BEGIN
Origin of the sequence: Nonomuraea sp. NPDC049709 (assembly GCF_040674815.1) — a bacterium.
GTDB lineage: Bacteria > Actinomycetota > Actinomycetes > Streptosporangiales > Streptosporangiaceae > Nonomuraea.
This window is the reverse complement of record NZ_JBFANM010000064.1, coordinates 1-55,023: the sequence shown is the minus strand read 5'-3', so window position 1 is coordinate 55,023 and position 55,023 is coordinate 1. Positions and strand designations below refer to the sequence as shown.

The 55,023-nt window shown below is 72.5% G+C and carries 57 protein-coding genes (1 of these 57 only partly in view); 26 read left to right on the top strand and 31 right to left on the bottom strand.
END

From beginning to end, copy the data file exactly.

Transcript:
Origin of the sequence: Nonomuraea sp. NPDC049709 (assembly GCF_040674815.1) — a bacterium.
GTDB lineage: Bacteria > Actinomycetota > Actinomycetes > Streptosporangiales > Streptosporangiaceae > Nonomuraea.
This window is the reverse complement of record NZ_JBFANM010000064.1, coordinates 1-55,023: the sequence shown is the minus strand read 5'-3', so window position 1 is coordinate 55,023 and position 55,023 is coordinate 1. Positions and strand designations below refer to the sequence as shown.

The 55,023-nt window shown below is 72.5% G+C and carries 57 protein-coding genes (1 of these 57 only partly in view); 26 read left to right on the top strand and 31 right to left on the bottom strand.